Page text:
The Man Who Helped Eagles Find Their ‘Peaceful Easy Feeling’
Eagles released "Peaceful Easy Feeling," the third single from their self-titled debut, on Dec. 1, 1972. The song reached No. 22 on the Billboard Hot 100 and eventually become one of their most successful songs.
Inspiration for it didn't come from a member of the Eagles, but rather Jack Tempchin, a local California songwriter and newfound acquaintance of Glenn Frey's.
"Jackson Browne and Glenn Frey and J.D. Souther were friends of mine already," Tempchin told Songfacts in 2015. "I was staying with Jackson, and Glenn Frey came over to Jackson's house and heard me playing this song. I put it down on a cassette for him, and he came back the next day and said, 'I've got a new band. We've been playing with Linda Ronstadt, but now we're putting together our own band. We've had it together for eight days. We worked up your song and here's how it sounds.' And that's as far as it went."
At the time, Tempchin wasn't entirely sure what Frey's plans were – only that the Eagles seemed to like what he had written. Not long afterward, the group headed to England to record their debut album, taking Tempchin's song with them.
"When they came back, Glenn Frey came down to San Diego with a two-track tape," Tempchin added. "Of all the people in San Diego, I was the only guy who had a machine that could play it. I remember meeting in this place and everybody listening to the first Eagles album on this tape. The first song was 'Take It Easy,' and I just went, 'Oh, my God. That's the best thing I ever heard.' The next song was 'Witchy Woman,' and I'm going, 'Oh, man, that is the best thing I ever heard.' And then they played 'Peaceful Easy Feeling,' and I'm going, 'Well, this is the best album that I ever heard.'"
"Peaceful Easy Feeling" actually had a history tracing back to long before the Eagles. Tempchin wrote the bones of the song after a waitress at one of his early coffeehouse gigs left him out to dry.
"I wound up sleeping on the floor in the club with my guitar instead of the girl," he wrote in No Depression in 2012. "It was then that I started writing 'Peaceful Easy Feeling' on the back of the poster my friend made [to advertise the show]. Some verses weren't good at all, but I did get the phrase 'peaceful, easy feeling.'"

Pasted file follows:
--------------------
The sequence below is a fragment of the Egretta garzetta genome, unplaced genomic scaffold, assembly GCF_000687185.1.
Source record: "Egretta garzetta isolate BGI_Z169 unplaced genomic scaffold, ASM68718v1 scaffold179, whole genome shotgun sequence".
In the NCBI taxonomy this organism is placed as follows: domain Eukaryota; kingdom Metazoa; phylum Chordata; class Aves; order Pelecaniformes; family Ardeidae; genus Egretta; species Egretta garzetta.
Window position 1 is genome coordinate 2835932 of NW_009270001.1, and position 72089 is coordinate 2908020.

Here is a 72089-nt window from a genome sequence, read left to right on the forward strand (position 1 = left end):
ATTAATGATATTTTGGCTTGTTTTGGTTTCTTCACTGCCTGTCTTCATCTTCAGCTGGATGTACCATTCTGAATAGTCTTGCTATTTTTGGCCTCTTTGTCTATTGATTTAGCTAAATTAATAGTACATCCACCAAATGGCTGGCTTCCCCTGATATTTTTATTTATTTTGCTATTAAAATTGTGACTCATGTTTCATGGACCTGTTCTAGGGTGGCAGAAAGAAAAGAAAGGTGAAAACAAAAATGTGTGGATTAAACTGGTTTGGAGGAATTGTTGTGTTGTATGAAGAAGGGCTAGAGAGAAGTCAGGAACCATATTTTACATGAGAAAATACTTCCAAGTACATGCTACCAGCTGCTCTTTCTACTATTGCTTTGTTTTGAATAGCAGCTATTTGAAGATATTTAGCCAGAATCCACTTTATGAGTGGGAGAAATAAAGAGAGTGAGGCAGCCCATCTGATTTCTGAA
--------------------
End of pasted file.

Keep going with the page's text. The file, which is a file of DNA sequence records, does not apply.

Slowly but surely, the rest of the song was pieced together. "Next, I went to a street fair in Old Town San Diego and saw a girl with turquoise earrings against her dark skin," Tempchin said. "I never spoke with her, but I put her in the first line of the song. I guess I was trying to distill the beauty of every girl I saw into words on paper and then into a song."
By the time it reached the Eagles, the foundation was laid for a hit.
Listen to Eagles' 'Peaceful Easy Feeling'
“When I went back to San Diego, I was falling in love with a lot of beautiful women, and I tried to put each one of them in the song,” Tempchin told Rolling Stone in 2016. “But the rest of the story is my genius friend - Glenn Frey took the song and put just the right musical arrangement, just the right attitude. He recorded it in an amazing way, so you feel like you are out in the desert. Another reason why everybody likes the song is the amazing job he did of figuring out a perfect way to record it — and his great singing on it.”
A three-part harmony found Frey backed on vocals by guitarist Bernie Leadon and bassist Randy Meisner, giving the song its final collaborative touch. Through it all, the original message remained clear.
"Part of the idea is when you give up looking for something, a lot of times that’s when you find it. Your looking was getting in the way," Tempchin explained to CultureSonar in 2018. "In that context, the guy is saying, 'You can reject me, you can approve me. You can show up, you can not show up – but what you do is not gonna have any effect on the real me.'"
Tempchin would go on to collaborate with the Eagles on "Already Gone," then worked with Frey in later years on solo tracks like "Smuggler's Blues" and "You Belong to the City." He's also teamed up with various other artists throughout his career, including Emmylou Harris, Patty Loveless, Tanya Tucker, Olivia Newton-John and Glen Campbell.
Still, the early success on that debut Eagles album was a ride Tempchin would never forget. "The times happen, and you are just on the train," he told Rolling Stone. "Sometimes you see where it’s going, sometimes you don’t. But we knew it was great and we knew it was going somewhere.”
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